Especially interesting given that yours is a country that has an official religion.  (Or is that an urban legend too?  I don't think it is.  I know that the Queen is considered the head of the Church of England, which sounds pretty official to me.)

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59 minutes ago, David CO said:

In the context of the movie, they referred to it as a religion in the first film. So I used that for the lack of a better word.

They did.  Of course, in the first film they said Darth Vader killed Luke's father, and in the next film Darth Vader was Luke's father, and no amount of verbal gymnastics by the ghost of Obi Wan in the third film can reconcile that.  A certain point of view only goes so far.

Not to mention the terrible thing the writers of the fourth movie (Episode I) did by turning the grand mystery of the Force into a matter of some bacteria-like things that you can measure with a blood test.  By the beginning of the new trilogy, apparently the midichlorians never existed.  Otherwise I have to believe that at some point, Rey would have been approached by a lab technician with a needle and a Band Aid...

Edited by NJCubScouter
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6 minutes ago, NJCubScouter said:

Really? Wow, I really thought that was true.  And it's not a new thing, it goes back probably 25 or 30 years.  I guess it's a particularly persistent urban legend.  Thanks for clearing that up.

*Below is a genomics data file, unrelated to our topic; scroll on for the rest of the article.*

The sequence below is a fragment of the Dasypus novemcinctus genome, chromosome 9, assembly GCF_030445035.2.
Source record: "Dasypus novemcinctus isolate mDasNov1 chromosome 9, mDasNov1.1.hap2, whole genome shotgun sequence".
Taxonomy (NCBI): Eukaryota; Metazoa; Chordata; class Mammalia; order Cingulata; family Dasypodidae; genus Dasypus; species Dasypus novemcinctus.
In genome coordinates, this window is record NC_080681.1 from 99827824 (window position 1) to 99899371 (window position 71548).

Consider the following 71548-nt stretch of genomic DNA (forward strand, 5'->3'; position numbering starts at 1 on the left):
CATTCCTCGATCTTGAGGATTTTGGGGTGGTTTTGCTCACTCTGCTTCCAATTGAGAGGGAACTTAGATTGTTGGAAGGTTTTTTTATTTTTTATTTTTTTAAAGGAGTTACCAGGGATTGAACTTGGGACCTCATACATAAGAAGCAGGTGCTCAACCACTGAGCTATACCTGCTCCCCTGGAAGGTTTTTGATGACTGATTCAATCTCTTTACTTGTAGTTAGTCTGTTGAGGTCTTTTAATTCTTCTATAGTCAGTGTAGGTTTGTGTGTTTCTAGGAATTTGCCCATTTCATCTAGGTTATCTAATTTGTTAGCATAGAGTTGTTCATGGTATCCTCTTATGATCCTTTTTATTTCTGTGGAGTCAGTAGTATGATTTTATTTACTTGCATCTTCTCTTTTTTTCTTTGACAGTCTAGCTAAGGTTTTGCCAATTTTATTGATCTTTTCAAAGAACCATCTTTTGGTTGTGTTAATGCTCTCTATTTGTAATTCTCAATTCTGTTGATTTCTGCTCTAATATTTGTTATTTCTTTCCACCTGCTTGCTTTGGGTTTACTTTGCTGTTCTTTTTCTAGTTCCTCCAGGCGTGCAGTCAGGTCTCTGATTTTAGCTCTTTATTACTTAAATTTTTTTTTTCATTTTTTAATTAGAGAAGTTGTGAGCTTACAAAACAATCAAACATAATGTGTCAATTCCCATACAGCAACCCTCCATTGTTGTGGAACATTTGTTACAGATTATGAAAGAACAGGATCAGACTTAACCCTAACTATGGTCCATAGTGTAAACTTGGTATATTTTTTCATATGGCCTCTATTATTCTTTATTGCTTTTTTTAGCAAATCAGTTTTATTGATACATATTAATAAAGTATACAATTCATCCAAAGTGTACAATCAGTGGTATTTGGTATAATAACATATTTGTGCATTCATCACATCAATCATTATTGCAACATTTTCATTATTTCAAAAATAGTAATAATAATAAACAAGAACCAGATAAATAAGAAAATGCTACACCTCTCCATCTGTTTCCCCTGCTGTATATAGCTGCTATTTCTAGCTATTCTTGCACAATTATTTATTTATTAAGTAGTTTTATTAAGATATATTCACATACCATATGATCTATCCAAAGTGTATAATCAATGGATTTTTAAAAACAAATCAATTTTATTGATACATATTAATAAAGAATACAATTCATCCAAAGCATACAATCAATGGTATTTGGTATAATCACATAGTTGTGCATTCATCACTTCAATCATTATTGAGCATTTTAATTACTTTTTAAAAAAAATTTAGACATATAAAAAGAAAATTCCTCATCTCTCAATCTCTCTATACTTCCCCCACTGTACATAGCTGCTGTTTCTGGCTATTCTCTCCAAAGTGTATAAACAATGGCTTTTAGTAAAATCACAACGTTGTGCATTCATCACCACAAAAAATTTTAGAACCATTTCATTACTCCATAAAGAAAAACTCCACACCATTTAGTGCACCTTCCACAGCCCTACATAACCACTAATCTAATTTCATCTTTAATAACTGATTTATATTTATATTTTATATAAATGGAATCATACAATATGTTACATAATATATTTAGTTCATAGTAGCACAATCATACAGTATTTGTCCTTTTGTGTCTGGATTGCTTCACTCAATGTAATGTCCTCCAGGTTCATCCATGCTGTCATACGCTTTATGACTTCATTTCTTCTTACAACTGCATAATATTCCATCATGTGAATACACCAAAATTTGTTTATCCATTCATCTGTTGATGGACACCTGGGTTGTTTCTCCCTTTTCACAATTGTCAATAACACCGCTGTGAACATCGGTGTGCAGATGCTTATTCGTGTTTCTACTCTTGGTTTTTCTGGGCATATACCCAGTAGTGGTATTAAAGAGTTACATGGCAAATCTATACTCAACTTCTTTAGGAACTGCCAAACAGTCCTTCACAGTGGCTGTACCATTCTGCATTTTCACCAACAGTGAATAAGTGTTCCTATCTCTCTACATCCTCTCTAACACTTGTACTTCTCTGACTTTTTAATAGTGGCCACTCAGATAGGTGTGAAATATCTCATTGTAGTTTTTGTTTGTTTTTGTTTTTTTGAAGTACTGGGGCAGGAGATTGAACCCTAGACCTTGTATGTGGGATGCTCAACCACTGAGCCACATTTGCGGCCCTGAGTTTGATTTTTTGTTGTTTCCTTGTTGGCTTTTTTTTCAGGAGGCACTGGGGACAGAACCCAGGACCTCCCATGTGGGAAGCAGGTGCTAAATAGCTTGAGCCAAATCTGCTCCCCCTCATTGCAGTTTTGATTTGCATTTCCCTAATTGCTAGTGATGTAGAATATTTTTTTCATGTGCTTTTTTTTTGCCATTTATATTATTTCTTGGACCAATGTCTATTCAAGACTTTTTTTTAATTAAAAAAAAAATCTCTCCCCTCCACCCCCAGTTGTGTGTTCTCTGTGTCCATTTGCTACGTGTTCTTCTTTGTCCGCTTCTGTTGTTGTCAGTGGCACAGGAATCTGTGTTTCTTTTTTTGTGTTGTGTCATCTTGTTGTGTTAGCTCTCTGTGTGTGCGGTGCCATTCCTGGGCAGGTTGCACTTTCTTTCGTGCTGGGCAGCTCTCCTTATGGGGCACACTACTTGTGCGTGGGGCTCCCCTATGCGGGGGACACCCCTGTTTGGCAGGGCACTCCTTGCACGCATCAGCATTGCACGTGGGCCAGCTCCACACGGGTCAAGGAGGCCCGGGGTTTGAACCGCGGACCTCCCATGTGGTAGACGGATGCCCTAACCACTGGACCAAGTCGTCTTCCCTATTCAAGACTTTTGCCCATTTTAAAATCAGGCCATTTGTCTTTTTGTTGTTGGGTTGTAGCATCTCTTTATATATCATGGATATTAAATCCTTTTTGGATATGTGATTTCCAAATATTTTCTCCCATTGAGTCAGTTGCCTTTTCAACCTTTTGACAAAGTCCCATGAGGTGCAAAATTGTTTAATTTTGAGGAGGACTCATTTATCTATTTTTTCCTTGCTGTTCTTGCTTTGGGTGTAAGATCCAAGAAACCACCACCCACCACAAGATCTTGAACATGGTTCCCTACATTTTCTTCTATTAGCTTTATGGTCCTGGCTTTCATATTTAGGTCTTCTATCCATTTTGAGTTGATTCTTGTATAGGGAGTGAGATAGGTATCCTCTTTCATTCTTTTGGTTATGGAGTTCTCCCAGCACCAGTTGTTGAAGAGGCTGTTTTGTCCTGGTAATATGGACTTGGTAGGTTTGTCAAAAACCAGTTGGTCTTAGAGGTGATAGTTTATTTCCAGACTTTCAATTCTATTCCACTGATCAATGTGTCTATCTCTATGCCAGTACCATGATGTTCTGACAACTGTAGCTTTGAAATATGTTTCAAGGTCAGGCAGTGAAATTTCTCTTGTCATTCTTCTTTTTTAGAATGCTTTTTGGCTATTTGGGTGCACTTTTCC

Especially interesting given that yours is a country that has an official religion.  (Or is that an urban legend too?  I don't think it is.  I know that the Queen is considered the head of the Church of England, which sounds pretty official to me.)

Kind of! As our constitution is unwritten and has evolved rather than been created that is not a straight forward question to answer. It is true in so far that England and Wales have an established church in the form of The Church of England and Scotland has an established church in the form of The Church of Scotland. The monarch is the official head of both but in the same way that they have no actual power within the state they have no actual power within either church. Don't even ask about religion in Norther Ireland. You'll disappear down a rabbit hole of insanity that will need you in need of a large drink, a dark room and cold compress round your head to recover from.

Both churches have some official privileges the most important being senior bishops sitting in the House of Lords.

It's not true in that no one is expected to be a member of either church and neither does being a member afford anyone any kind of right.

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3 minutes ago, Cambridgeskip said:

Don't even ask about religion in Norther Ireland. You'll disappear down a rabbit hole of insanity that will need you in need of a large drink, a dark room and cold compress round your head to recover from.

Well, I do recall there were some Troubles...

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1 hour ago, NJCubScouter said: